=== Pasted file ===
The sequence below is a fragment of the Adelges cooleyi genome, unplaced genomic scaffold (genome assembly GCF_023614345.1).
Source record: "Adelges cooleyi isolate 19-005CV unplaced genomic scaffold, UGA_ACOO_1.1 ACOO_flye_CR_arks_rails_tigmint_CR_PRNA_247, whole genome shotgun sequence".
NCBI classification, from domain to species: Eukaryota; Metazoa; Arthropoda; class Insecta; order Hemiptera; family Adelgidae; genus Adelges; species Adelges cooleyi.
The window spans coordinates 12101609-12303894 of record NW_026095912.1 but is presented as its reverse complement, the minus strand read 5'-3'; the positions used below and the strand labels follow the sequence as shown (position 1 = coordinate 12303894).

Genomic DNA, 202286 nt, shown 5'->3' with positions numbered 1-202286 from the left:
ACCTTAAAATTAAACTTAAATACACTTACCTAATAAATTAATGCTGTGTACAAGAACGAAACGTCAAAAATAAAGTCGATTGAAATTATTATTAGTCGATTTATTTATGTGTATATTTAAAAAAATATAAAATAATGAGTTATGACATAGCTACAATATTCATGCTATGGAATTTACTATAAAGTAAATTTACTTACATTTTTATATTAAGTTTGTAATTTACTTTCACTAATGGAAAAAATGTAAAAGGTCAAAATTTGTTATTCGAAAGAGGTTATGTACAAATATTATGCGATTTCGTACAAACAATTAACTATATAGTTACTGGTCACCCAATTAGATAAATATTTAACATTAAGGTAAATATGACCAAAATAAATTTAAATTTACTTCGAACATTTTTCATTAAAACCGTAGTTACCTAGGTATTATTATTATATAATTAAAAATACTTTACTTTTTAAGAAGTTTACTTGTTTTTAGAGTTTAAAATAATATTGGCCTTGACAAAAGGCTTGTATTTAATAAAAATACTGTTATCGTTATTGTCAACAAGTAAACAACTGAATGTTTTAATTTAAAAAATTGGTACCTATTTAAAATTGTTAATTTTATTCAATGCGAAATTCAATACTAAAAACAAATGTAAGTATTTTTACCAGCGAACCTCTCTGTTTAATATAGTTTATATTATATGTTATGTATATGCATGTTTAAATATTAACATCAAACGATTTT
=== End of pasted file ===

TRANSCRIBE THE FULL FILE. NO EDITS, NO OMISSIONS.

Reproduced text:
The sequence below is a fragment of the Adelges cooleyi genome, unplaced genomic scaffold (genome assembly GCF_023614345.1).
Source record: "Adelges cooleyi isolate 19-005CV unplaced genomic scaffold, UGA_ACOO_1.1 ACOO_flye_CR_arks_rails_tigmint_CR_PRNA_247, whole genome shotgun sequence".
NCBI classification, from domain to species: Eukaryota; Metazoa; Arthropoda; class Insecta; order Hemiptera; family Adelgidae; genus Adelges; species Adelges cooleyi.
The window spans coordinates 12101609-12303894 of record NW_026095912.1 but is presented as its reverse complement, the minus strand read 5'-3'; the positions used below and the strand labels follow the sequence as shown (position 1 = coordinate 12303894).

Genomic DNA, 202286 nt, shown 5'->3' with positions numbered 1-202286 from the left:
ACCTTAAAATTAAACTTAAATACACTTACCTAATAAATTAATGCTGTGTACAAGAACGAAACGTCAAAAATAAAGTCGATTGAAATTATTATTAGTCGATTTATTTATGTGTATATTTAAAAAAATATAAAATAATGAGTTATGACATAGCTACAATATTCATGCTATGGAATTTACTATAAAGTAAATTTACTTACATTTTTATATTAAGTTTGTAATTTACTTTCACTAATGGAAAAAATGTAAAAGGTCAAAATTTGTTATTCGAAAGAGGTTATGTACAAATATTATGCGATTTCGTACAAACAATTAACTATATAGTTACTGGTCACCCAATTAGATAAATATTTAACATTAAGGTAAATATGACCAAAATAAATTTAAATTTACTTCGAACATTTTTCATTAAAACCGTAGTTACCTAGGTATTATTATTATATAATTAAAAATACTTTACTTTTTAAGAAGTTTACTTGTTTTTAGAGTTTAAAATAATATTGGCCTTGACAAAAGGCTTGTATTTAATAAAAATACTGTTATCGTTATTGTCAACAAGTAAACAACTGAATGTTTTAATTTAAAAAATTGGTACCTATTTAAAATTGTTAATTTTATTCAATGCGAAATTCAATACTAAAAACAAATGTAAGTATTTTTACCAGCGAACCTCTCTGTTTAATATAGTTTATATTATATGTTATGTATATGCATGTTTAAATATTAACATCAAACGATTTT